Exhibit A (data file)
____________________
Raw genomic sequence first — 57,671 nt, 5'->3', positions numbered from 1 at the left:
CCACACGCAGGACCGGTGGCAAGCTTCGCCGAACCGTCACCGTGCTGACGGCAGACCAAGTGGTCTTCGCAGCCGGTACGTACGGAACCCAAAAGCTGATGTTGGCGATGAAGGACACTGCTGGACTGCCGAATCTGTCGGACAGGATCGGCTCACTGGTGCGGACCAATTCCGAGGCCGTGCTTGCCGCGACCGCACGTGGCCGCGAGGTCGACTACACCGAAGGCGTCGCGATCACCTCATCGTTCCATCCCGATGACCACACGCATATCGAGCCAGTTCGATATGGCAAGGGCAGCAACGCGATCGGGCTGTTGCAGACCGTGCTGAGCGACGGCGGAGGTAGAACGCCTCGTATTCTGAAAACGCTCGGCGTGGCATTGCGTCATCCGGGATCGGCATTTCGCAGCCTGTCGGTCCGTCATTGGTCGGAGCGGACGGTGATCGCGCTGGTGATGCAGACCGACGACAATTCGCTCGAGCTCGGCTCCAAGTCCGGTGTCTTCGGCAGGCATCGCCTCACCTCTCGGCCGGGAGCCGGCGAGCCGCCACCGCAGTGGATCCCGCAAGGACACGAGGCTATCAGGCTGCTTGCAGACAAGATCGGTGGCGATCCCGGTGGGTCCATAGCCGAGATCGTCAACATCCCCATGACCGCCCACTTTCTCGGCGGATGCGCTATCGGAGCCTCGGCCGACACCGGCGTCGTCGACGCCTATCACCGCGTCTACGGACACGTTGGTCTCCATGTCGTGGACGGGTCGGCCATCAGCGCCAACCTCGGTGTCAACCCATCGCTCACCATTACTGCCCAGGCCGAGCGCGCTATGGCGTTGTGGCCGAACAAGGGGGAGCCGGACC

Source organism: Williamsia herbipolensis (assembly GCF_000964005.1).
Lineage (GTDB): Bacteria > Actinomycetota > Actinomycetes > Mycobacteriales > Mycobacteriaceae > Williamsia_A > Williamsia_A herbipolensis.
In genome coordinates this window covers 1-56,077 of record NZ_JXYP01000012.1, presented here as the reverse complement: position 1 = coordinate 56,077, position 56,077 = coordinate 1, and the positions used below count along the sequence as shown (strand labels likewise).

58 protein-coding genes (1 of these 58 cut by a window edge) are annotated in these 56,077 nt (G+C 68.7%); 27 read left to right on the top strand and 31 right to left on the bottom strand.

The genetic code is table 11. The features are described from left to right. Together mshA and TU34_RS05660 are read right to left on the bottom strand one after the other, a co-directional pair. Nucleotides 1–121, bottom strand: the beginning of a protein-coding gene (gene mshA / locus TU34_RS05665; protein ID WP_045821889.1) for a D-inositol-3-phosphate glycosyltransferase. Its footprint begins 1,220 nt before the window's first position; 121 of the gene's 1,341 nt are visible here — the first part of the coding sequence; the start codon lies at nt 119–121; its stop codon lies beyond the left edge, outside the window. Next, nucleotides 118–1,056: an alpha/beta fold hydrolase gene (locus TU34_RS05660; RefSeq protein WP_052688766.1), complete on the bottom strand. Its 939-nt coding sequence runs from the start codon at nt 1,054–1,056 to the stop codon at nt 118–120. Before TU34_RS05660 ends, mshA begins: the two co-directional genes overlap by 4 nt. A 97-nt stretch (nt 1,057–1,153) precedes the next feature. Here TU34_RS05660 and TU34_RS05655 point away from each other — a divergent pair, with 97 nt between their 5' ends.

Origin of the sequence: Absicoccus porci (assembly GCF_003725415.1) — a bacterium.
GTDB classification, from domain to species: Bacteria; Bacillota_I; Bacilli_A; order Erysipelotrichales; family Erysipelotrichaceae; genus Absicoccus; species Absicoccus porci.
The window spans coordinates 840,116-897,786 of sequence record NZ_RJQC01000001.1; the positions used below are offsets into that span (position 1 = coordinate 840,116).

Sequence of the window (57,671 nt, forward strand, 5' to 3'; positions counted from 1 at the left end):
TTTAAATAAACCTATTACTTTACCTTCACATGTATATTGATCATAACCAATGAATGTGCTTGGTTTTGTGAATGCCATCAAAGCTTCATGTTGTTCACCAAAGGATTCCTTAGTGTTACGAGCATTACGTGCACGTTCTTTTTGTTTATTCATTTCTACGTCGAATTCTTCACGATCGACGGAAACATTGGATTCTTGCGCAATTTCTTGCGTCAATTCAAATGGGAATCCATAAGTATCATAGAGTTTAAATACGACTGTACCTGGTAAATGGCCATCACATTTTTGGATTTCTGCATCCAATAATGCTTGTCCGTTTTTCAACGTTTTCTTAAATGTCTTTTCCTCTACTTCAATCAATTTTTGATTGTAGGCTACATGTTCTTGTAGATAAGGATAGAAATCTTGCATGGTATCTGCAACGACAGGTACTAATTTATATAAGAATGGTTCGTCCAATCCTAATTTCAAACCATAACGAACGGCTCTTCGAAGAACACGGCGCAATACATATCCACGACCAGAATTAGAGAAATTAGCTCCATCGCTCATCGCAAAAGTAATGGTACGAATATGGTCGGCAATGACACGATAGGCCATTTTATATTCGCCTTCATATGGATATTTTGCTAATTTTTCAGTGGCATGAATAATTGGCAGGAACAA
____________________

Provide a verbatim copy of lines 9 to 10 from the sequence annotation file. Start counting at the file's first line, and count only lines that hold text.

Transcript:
GTDB classification, from domain to species: Bacteria; Bacillota_I; Bacilli_A; order Erysipelotrichales; family Erysipelotrichaceae; genus Absicoccus; species Absicoccus porci.
The window spans coordinates 840,116-897,786 of sequence record NZ_RJQC01000001.1; the positions used below are offsets into that span (position 1 = coordinate 840,116).